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Diabetes is referred to as a health condition, wherein, the blood glucose level in your body is too high. 'Pre-existing diabetes' or 'pre-gestational diabetes', implies that you have diabetes before you get pregnant. Pre-existing diabetes is different from 'gestational diabetes' (a kind of diabetes that some women develop during pregnancy).
When you have diabetes, your body does not make enough insulin or is unable to utilize insulin properly, and hence you end up with too much sugar in the blood. This can lead to several serious health problems like heart and kidney diseases, and other health problems.
Diabetes during pregnancy can have serious consequences for the mother and the developing baby, particularly, if left untreated. Therefore, it is really important to check and treat diabetes before and during pregnancy, and get appropriate treatment to prevent complications.
Precautionary Steps To Be Taken By A Diabetic If Planning A Pregnancy
Starting a family requires some planning, especially if you are a mother-to-be with diabetes. However, taking some precautionary steps can ensure that your pregnancy and baby are healthy and safe.
• Get your diabetes under control at least three to six months before you plan your pregnancy. If left untreated, diabetes may cause problems during pregnancy such as birth defects, premature birth and miscarriage.
• If you have pre-existing diabetes, may have to visit your doctor more often for prenatal care to ensure that you and your baby are healthy.
• Eat only healthy foods and remain active. Speak to your doctor, a diabetes educator, or dietician, to create a healthy meal plan for you to keep your sugar levels under control before and during pregnancy.
• You can also meet a ‘Perinatologist' if required, a doctor who treats women with high-risk pregnancies, and an ‘endocrinologist', who treats women with diabetes and other health conditions.
• Tell your doctor about any medicine that you take, even if it is not related to diabetes.
• Test your blood and urine to check for any diabetes-related complications. Also get your blood pressure, thyroid and cholesterol checked.
• Pre-conception counselling, an important step for women with diabetes, is highly recommended. It can get you physically and emotionally prepared for a healthy pregnancy.
How Does Diabetes Affect The Baby?
Majority of the women, who are diabetic during pregnancy, go on to have healthy babies, provided they keep their blood sugar levels under control. But, untreated gestational diabetes can cause serious problems. If the mother's blood sugar levels are elevated, too much glucose can enter in the baby's blood, resulting in the baby being overweight or very large.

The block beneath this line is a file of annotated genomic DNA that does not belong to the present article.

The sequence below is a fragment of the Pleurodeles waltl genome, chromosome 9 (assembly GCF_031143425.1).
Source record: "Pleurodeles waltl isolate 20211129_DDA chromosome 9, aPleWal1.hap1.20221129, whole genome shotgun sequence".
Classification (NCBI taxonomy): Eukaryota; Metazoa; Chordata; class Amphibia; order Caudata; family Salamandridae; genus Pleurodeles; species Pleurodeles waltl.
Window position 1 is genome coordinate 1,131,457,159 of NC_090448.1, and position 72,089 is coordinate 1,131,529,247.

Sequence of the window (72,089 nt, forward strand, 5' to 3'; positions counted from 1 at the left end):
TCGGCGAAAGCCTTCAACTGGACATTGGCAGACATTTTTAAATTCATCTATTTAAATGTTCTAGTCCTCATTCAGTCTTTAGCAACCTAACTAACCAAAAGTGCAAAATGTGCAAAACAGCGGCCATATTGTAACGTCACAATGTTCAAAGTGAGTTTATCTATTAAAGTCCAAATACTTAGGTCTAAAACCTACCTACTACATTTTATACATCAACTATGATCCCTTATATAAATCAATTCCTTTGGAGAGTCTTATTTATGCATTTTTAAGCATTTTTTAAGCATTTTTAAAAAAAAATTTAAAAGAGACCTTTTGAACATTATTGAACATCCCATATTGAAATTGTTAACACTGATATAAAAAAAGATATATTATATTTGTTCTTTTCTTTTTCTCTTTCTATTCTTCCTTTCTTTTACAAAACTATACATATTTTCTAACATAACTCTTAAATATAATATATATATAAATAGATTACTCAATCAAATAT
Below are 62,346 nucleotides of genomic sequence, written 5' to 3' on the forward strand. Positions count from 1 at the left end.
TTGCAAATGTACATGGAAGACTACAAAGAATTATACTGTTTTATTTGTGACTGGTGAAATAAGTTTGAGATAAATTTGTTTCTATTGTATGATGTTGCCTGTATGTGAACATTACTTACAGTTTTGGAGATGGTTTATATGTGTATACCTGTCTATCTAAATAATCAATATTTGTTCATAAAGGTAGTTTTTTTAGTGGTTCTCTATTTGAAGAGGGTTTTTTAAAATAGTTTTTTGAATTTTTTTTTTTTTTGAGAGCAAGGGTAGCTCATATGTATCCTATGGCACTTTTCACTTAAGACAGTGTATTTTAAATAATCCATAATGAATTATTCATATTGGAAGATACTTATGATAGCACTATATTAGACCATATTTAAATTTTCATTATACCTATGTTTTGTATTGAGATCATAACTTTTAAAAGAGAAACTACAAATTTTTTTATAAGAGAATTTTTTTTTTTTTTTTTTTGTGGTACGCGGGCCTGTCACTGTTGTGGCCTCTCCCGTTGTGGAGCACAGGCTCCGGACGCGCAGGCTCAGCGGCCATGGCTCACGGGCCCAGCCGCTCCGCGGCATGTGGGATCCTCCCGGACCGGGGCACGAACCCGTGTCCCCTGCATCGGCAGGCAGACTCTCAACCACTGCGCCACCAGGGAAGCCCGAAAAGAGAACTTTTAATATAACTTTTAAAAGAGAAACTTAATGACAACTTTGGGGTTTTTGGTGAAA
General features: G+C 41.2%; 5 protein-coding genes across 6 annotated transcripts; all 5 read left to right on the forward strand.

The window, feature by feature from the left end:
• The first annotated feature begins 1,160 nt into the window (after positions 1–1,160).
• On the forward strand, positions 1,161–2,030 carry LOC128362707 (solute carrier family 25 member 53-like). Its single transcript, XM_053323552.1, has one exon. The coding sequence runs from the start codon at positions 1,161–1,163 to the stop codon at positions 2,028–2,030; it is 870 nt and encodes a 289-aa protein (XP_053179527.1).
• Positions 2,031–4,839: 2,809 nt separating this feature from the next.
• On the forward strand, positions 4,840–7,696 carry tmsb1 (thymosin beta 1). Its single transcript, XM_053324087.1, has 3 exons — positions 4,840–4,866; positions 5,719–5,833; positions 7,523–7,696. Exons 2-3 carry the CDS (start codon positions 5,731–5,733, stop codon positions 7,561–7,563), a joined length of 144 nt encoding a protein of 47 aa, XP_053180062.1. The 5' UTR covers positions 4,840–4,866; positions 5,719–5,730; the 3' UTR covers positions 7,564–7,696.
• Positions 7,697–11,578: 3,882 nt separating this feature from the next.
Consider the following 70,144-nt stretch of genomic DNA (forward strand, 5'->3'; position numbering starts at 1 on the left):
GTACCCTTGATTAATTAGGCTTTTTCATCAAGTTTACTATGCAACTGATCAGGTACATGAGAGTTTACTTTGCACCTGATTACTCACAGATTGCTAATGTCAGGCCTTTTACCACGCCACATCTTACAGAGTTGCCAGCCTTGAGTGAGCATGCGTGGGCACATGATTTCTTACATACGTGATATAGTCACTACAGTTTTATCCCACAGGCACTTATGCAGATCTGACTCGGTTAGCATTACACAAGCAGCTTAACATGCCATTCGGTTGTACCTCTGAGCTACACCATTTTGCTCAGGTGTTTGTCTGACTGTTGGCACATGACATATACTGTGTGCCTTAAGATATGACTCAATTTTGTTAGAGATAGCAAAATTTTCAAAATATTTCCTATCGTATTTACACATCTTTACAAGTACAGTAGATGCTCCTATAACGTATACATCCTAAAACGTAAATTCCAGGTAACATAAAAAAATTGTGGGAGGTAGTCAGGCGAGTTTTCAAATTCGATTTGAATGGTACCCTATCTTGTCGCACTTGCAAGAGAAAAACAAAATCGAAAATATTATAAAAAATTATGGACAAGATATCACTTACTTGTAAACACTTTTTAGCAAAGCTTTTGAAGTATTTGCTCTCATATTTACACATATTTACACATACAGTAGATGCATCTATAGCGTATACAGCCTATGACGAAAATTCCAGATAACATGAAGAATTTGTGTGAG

Also, high blood sugar levels during pregnancy may increase the risk of baby developing hypoglycaemia post-delivery.
The baby may also be at higher risk for breathing problems if blood sugar levels are not under control. Risk of premature delivery and jaundice also cannot be ruled out in the baby. It can also result in other health problems like poor heart functioning in the baby. Miscarriage or stillbirth is also a possibility.
Can Diabetes Cause Birth Defects?
Studies have proven that most women diagnosed with diabetes before pregnancy have a higher risk of giving birth to a baby with birth defects or multiple defects, in comparison to those who do not have diabetes during or before pregnancy.
Birth defects such as heart defects and defects of brain and spine called ‘neural tube defects' and other health conditions may be present at birth. These defects may also change the shape or function of one or more parts of the body, and can impact the overall health of the baby.
What Are The Foods To Avoid?
It is essential to follow a gestational diabetes diet and avoid foods that may raise blood sugar levels during pregnancy. Therefore, avoiding foods that may raise blood sugar levels is essential.
Avoid sugary foods, especially refined and processed foods, as much as possible. These include cakes, sweets, puddings, biscuits, soda, and fruit juice with added sugar.
Avoid starchy foods too that are high in carbohydrates, as they can have a bigger impact on blood sugar. Some starchy foods should be avoided, while some are best limited. White potatoes, white rice, white bread and white pasta belong to this category.
Highly processed foods, condiments, fast foods and alcohol should be avoided too.
Measures To Be Taken During The Course Of Pregnancy
Special monitoring and foetal testing may be required for pregnant diabetics, particularly if you are already on insulin. The following measures need to be taken during pregnancy:
- Some tests such as foetal movement counting, ultrasound, non-stress testing, biophysical profile, Doppler flow studies are particularly recommended during pregnancy.
- Amniocentesis may be performed during the last few weeks of pregnancy to check the amniotic fluid for foetal lung maturity, as the lungs mature more slowly in babies whose mothers are diabetic. The type of delivery is decided based on whether the lungs are mature enough.
- During pregnancy, women should measure their blood glucose during the day and in the night time if there is a concern about hypoglycaemia. The pre-meal glucose measurements should be in the range of 80 to 110 mg/dL and post-meal measurements should be below 155mg/dL. If pregnant women with diabetes have higher levels of blood glucose they should get their urine checked for ketones to rule out ‘ketoacidosis', as it may sometimes lead to miscarriage.